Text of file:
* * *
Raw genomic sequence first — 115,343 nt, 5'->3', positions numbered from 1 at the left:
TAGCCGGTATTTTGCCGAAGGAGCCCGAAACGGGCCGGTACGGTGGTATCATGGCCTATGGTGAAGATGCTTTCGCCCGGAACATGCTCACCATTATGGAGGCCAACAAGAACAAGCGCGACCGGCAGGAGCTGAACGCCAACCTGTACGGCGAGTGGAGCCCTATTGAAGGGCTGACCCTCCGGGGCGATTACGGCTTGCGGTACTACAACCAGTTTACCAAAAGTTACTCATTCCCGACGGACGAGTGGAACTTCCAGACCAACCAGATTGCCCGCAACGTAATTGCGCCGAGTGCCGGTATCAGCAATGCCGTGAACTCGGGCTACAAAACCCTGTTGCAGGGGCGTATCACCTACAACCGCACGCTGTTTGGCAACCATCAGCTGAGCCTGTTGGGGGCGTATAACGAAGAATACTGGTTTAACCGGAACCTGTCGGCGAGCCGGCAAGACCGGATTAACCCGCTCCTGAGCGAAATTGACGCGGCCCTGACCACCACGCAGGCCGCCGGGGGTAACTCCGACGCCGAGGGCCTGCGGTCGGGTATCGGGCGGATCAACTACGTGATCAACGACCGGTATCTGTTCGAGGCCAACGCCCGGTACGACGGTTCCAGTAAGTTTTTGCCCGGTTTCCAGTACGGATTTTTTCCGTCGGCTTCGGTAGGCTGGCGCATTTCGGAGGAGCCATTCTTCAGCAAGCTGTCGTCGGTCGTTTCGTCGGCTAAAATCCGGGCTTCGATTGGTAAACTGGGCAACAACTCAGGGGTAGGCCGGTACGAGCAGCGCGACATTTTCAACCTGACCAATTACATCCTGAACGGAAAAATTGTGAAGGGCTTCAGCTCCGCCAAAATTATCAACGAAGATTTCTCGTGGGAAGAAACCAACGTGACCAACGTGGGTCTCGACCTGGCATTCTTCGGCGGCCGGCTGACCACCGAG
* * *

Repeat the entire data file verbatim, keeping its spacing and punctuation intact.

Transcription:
Raw genomic sequence first — 115,343 nt, 5'->3', positions numbered from 1 at the left:
TAGCCGGTATTTTGCCGAAGGAGCCCGAAACGGGCCGGTACGGTGGTATCATGGCCTATGGTGAAGATGCTTTCGCCCGGAACATGCTCACCATTATGGAGGCCAACAAGAACAAGCGCGACCGGCAGGAGCTGAACGCCAACCTGTACGGCGAGTGGAGCCCTATTGAAGGGCTGACCCTCCGGGGCGATTACGGCTTGCGGTACTACAACCAGTTTACCAAAAGTTACTCATTCCCGACGGACGAGTGGAACTTCCAGACCAACCAGATTGCCCGCAACGTAATTGCGCCGAGTGCCGGTATCAGCAATGCCGTGAACTCGGGCTACAAAACCCTGTTGCAGGGGCGTATCACCTACAACCGCACGCTGTTTGGCAACCATCAGCTGAGCCTGTTGGGGGCGTATAACGAAGAATACTGGTTTAACCGGAACCTGTCGGCGAGCCGGCAAGACCGGATTAACCCGCTCCTGAGCGAAATTGACGCGGCCCTGACCACCACGCAGGCCGCCGGGGGTAACTCCGACGCCGAGGGCCTGCGGTCGGGTATCGGGCGGATCAACTACGTGATCAACGACCGGTATCTGTTCGAGGCCAACGCCCGGTACGACGGTTCCAGTAAGTTTTTGCCCGGTTTCCAGTACGGATTTTTTCCGTCGGCTTCGGTAGGCTGGCGCATTTCGGAGGAGCCATTCTTCAGCAAGCTGTCGTCGGTCGTTTCGTCGGCTAAAATCCGGGCTTCGATTGGTAAACTGGGCAACAACTCAGGGGTAGGCCGGTACGAGCAGCGCGACATTTTCAACCTGACCAATTACATCCTGAACGGAAAAATTGTGAAGGGCTTCAGCTCCGCCAAAATTATCAACGAAGATTTCTCGTGGGAAGAAACCAACGTGACCAACGTGGGTCTCGACCTGGCATTCTTCGGCGGCCGGCTGACCACCGAG